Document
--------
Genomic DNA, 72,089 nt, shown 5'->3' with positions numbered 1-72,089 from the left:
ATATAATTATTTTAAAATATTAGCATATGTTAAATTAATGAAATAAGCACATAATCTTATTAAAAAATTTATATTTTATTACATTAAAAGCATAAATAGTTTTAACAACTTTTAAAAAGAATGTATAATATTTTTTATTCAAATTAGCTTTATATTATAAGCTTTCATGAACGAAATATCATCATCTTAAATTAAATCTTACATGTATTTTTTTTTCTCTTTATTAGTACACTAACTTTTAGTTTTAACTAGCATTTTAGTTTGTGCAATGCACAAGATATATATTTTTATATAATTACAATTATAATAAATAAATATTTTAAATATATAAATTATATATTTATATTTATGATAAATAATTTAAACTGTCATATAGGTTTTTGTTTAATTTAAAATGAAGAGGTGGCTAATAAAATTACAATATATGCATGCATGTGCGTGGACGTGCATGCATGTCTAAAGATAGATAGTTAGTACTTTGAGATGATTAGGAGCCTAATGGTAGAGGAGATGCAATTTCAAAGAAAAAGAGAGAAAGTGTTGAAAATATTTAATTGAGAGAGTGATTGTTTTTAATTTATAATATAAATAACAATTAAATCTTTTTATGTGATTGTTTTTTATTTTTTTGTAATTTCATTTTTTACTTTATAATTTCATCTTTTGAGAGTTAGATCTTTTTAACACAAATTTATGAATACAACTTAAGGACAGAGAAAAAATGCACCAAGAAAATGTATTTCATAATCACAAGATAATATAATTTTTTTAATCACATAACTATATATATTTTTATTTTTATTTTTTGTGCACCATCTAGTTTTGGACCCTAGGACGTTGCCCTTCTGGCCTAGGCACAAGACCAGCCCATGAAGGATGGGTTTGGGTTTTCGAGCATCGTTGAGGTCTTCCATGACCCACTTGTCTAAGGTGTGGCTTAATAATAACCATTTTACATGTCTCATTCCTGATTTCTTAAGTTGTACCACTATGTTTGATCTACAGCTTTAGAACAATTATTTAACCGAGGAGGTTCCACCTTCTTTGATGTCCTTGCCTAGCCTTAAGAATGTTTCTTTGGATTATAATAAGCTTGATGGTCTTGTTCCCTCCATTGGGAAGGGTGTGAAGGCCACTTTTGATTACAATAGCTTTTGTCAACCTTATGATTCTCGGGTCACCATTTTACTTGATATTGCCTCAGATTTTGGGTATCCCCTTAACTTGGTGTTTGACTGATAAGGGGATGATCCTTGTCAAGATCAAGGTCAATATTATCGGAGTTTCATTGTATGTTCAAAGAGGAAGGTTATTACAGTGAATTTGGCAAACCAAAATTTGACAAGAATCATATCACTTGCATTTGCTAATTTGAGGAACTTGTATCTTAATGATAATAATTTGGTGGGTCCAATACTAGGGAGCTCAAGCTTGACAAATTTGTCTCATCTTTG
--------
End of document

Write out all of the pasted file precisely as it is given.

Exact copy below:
Genomic DNA, 72,089 nt, shown 5'->3' with positions numbered 1-72,089 from the left:
ATATAATTATTTTAAAATATTAGCATATGTTAAATTAATGAAATAAGCACATAATCTTATTAAAAAATTTATATTTTATTACATTAAAAGCATAAATAGTTTTAACAACTTTTAAAAAGAATGTATAATATTTTTTATTCAAATTAGCTTTATATTATAAGCTTTCATGAACGAAATATCATCATCTTAAATTAAATCTTACATGTATTTTTTTTTCTCTTTATTAGTACACTAACTTTTAGTTTTAACTAGCATTTTAGTTTGTGCAATGCACAAGATATATATTTTTATATAATTACAATTATAATAAATAAATATTTTAAATATATAAATTATATATTTATATTTATGATAAATAATTTAAACTGTCATATAGGTTTTTGTTTAATTTAAAATGAAGAGGTGGCTAATAAAATTACAATATATGCATGCATGTGCGTGGACGTGCATGCATGTCTAAAGATAGATAGTTAGTACTTTGAGATGATTAGGAGCCTAATGGTAGAGGAGATGCAATTTCAAAGAAAAAGAGAGAAAGTGTTGAAAATATTTAATTGAGAGAGTGATTGTTTTTAATTTATAATATAAATAACAATTAAATCTTTTTATGTGATTGTTTTTTATTTTTTTGTAATTTCATTTTTTACTTTATAATTTCATCTTTTGAGAGTTAGATCTTTTTAACACAAATTTATGAATACAACTTAAGGACAGAGAAAAAATGCACCAAGAAAATGTATTTCATAATCACAAGATAATATAATTTTTTTAATCACATAACTATATATATTTTTATTTTTATTTTTTGTGCACCATCTAGTTTTGGACCCTAGGACGTTGCCCTTCTGGCCTAGGCACAAGACCAGCCCATGAAGGATGGGTTTGGGTTTTCGAGCATCGTTGAGGTCTTCCATGACCCACTTGTCTAAGGTGTGGCTTAATAATAACCATTTTACATGTCTCATTCCTGATTTCTTAAGTTGTACCACTATGTTTGATCTACAGCTTTAGAACAATTATTTAACCGAGGAGGTTCCACCTTCTTTGATGTCCTTGCCTAGCCTTAAGAATGTTTCTTTGGATTATAATAAGCTTGATGGTCTTGTTCCCTCCATTGGGAAGGGTGTGAAGGCCACTTTTGATTACAATAGCTTTTGTCAACCTTATGATTCTCGGGTCACCATTTTACTTGATATTGCCTCAGATTTTGGGTATCCCCTTAACTTGGTGTTTGACTGATAAGGGGATGATCCTTGTCAAGATCAAGGTCAATATTATCGGAGTTTCATTGTATGTTCAAAGAGGAAGGTTATTACAGTGAATTTGGCAAACCAAAATTTGACAAGAATCATATCACTTGCATTTGCTAATTTGAGGAACTTGTATCTTAATGATAATAATTTGGTGGGTCCAATACTAGGGAGCTCAAGCTTGACAAATTTGTCTCATCTTTG